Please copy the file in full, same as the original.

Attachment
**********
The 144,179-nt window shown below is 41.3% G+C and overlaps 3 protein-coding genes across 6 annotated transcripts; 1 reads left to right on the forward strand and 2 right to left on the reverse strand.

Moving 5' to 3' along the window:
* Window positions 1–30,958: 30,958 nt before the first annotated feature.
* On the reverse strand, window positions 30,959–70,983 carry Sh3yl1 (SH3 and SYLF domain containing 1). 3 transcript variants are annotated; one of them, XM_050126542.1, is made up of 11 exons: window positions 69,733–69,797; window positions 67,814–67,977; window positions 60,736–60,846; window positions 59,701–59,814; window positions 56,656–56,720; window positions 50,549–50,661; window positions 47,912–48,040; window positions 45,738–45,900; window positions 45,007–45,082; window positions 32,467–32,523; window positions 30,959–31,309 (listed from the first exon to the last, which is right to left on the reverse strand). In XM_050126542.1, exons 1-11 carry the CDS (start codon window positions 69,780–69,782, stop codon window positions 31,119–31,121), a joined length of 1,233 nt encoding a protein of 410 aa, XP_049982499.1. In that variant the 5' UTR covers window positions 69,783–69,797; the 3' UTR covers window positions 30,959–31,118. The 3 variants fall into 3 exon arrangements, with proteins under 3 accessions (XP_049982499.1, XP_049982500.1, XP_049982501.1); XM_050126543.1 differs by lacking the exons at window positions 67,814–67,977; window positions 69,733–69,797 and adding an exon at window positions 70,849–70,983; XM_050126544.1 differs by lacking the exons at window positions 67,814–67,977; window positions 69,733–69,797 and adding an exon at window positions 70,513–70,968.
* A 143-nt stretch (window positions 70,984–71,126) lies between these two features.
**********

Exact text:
The 144,179-nt window shown below is 41.3% G+C and overlaps 3 protein-coding genes across 6 annotated transcripts; 1 reads left to right on the forward strand and 2 right to left on the reverse strand.

Moving 5' to 3' along the window:
* Window positions 1–30,958: 30,958 nt before the first annotated feature.
* On the reverse strand, window positions 30,959–70,983 carry Sh3yl1 (SH3 and SYLF domain containing 1). 3 transcript variants are annotated; one of them, XM_050126542.1, is made up of 11 exons: window positions 69,733–69,797; window positions 67,814–67,977; window positions 60,736–60,846; window positions 59,701–59,814; window positions 56,656–56,720; window positions 50,549–50,661; window positions 47,912–48,040; window positions 45,738–45,900; window positions 45,007–45,082; window positions 32,467–32,523; window positions 30,959–31,309 (listed from the first exon to the last, which is right to left on the reverse strand). In XM_050126542.1, exons 1-11 carry the CDS (start codon window positions 69,780–69,782, stop codon window positions 31,119–31,121), a joined length of 1,233 nt encoding a protein of 410 aa, XP_049982499.1. In that variant the 5' UTR covers window positions 69,783–69,797; the 3' UTR covers window positions 30,959–31,118. The 3 variants fall into 3 exon arrangements, with proteins under 3 accessions (XP_049982499.1, XP_049982500.1, XP_049982501.1); XM_050126543.1 differs by lacking the exons at window positions 67,814–67,977; window positions 69,733–69,797 and adding an exon at window positions 70,849–70,983; XM_050126544.1 differs by lacking the exons at window positions 67,814–67,977; window positions 69,733–69,797 and adding an exon at window positions 70,513–70,968.
* A 143-nt stretch (window positions 70,984–71,126) lies between these two features.